In 1930, my grandmother's entire family moved to Riga, Latvia's capital. They did this with great difficulty as the house they lived in was passed down from generation to generation. Upon moving to Riga, my grandmother entered the third grade in a nationalist school, a school not for Jews (many anti-Semitic' students studied there). After a while, in going to that school, she realized that she was the only Jew in the school. In June 1941, World War II started. At that time, my grandmother finished high school and worked in a bank that the Russians had nationalized. Many people worked at the bank. They felt that the Germans were getting closer and were fighting with Russia over the annexation of Latvia. Every time the Germans shelled Riga, the Balts in the bank clapped and sang nationalist songs. Chaos began in the streets. The Russians blocked the roads. On the way to the bank, Jews were caught and beaten to death. My grandmother's mother gathered the whole family and announced they would leave the house and sleep in the forest for a few nights until the bombing stopped. At that time, my grandmother was working at the bank and received a call to return home immediately, or they would leave without her and leave her behind. She ran home, but it was too late. The streets were all blocked, and no one was allowed to pass. She cried and begged, but they just told her to leave and threatened her with guns. My grandmother knew the streets of Riga well, and she started running around in hidden ways. Eventually, she got back home on time. They left the house - her mother, two sisters, her brother, and her. On the way, there was bombing everywhere. The street wasn't a safe place. They ran fast until they reached a train station. A train was supposed to take the Russian officers' wives home to Russia. Everyone rushed to the box office to buy tickets. In the end, there was terrible shelling, and everyone just entered the train through the windows and doors. There was awful overcrowding on the train. People started throwing out suitcases and packages to make room for people.
After a long journey, my grandmother's family arrived in Uzbekistan. They arrived at a Sovkhoz which was a kibbutz. They were given a shack with two rooms - one bedroom with a wall-to-wall bunk bed and a second room with a small bunk bed. In the small bed slept a newly married couple they hadn’t met before. My grandmother's family stayed in the bedroom with the big bunk bed with two other girls from Poland. Her sister Rebecca married shortly before the war and was given a separate room in different barracks. My grandmother and her sister worked in the field, picking cotton. They did not know the Russian language. My grandmother could read but didn't understand much. Near Soubhuz, 6 km away, there was a cotton factory with many workers. One day a guy from Poland became the manager there. He oversaw distributing the pita bread portion to everyone. Every now and there, he came to the restaurant in Soubhuz. Around Sobhuz, there were lonely boys and girls from Poland. Their parents decided to send the children to Russia until the end of the war without them, and later on, they were killed by the Nazis. Since he was also lonely and all his family stayed in Poland, he looked at my grandmother's family with envy. He and my grandmother talked, and each told his story. He invited my grandmother and her sister to his office to sell them cheap soap, a costly commodity back then. And so slowly, my grandmother and grandfather met and fell in love, as much as it was possible to love during the war. They got married. After the marriage, they were together for two weeks, and then all the Polish boys were recruited to a Red Army labor camp. They were sent to Siberia. My grandmother's husband (my great-grandfather-Lova) was also sent there. The job was to dig graves in a cemetery for the dead. Everyone who worked there ended up being buried there too. My grandfather knew some guys from Poland who traded all kinds of goods on the black market and included him. He sold salted fish and earned very well until one day. The police caught him. He was in prison but managed to escape from there. He got to a company that included a sick young man who had been released from the labor camp because of a terminal illness. My grandfather bought his release papers from him, changed his name (last name) from Zuprik to Gura, and became a new person. He traveled by train back to Uzbekistan but did not return to his former workplace because he was known by his old name there. He settled in the city of Kokand. There he announced that he had lost the documents with his identity card, and they gave him a temporary identity card. He worked for a truck driver as an assistant and learned to drive. He wanted to meet my grandmother as soon as possible and called the office in Subhuz and asked her to come to Kakund city, where he was staying, in the only hotel. My grandmother was happy that her husband was back and immediately went to the city. She arrived happily, running to the hotel, and asked about a guest named Zuprik. They announced that no guest or person with such a name had arrived at the hotel. My grandmother didn't understand why he breezed her after he called to meet with her and sent her all the love letters. Meanwhile, it was getting dark, and she had nowhere to go. There was no room to stay in the hotel. My grandmother begged the manager to let her sleep in the hotel, and he took pity on her and put another folding bed in a room with six girls. My grandmother returned home the next morning sad. After a week, she heard knocking on the window in the middle of the night. It was her husband. She opened the door for him, and he told her the whole story. He said that he changed his name and waited for her at the hotel, but he saw several police officers enter and was afraid that they would come to arrest him, so he left quickly, that's why he also arrived at night so that no one would recognize him. My grandfather went back to work in the city and occasionally visited Sobhuz. My grandparents corresponded all the time by letters. My grandmother's entire family returned to Riga after the war. In exchange for a bribe, they received permission to return. Riga changed a lot during the war. My grandmother heard from her husband only half a year after the end of the war. Ultimately, they had two children: my grandfather Israel and his brother Shimon. They immigrated to Israel only after living in Poland for two years because it was impossible to immigrate from Russia. My great-grandfather Lova had a Polish identity card, which made it impossible for them to live in Poland. All my great grandfather's family were murdered in the Holocaust. We didn’t know his story before he met my grandmother because he was never willing to talk about it. He is the only survivor of his family. A few years ago, my grandfather's brother (Shimon) found in Yad Vashem a picture of my great-grandfather's entire family standing in front of the shooting pit a few minutes before they were murdered. I didn't get to meet my great-grandfather Lova. My gran- grandmother used to talk about him a lot and describe him as the knight on the white horse who sent her love letters and whom she would look forward to meeting. My grand - grandmother was a phenomenal storyteller. Every time she told this story, everyone was mesmerized, like it was their first time hearing it. I was moved to hear about the love between my great-grandfather and great-grandmother during such a challenging period and that, against all odds, they formed a warm and loving family.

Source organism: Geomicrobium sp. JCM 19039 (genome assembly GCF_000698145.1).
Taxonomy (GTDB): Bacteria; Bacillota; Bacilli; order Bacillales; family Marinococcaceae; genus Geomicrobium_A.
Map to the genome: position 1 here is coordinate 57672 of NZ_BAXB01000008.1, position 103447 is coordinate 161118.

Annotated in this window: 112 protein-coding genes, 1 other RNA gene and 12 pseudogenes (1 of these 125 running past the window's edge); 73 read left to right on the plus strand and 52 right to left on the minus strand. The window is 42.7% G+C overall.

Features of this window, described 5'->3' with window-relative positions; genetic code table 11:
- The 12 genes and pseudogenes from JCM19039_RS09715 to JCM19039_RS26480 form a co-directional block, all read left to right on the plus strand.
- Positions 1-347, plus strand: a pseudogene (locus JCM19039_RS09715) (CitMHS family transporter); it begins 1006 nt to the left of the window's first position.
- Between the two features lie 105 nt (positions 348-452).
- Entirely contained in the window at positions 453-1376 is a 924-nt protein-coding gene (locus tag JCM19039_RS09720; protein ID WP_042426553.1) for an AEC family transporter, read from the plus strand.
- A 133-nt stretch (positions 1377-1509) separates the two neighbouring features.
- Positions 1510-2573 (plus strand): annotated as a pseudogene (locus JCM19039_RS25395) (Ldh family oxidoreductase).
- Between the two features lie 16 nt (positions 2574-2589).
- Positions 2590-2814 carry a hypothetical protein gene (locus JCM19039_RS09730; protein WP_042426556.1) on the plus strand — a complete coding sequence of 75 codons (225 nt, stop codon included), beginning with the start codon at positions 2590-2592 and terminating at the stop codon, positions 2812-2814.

Bronia and Lova's love story is a reminder of the resilience and humanity that can be found even in the darkest times. Their memory lives on and serves as a reminder of the atrocities of the Holocaust and the importance of never forgetting.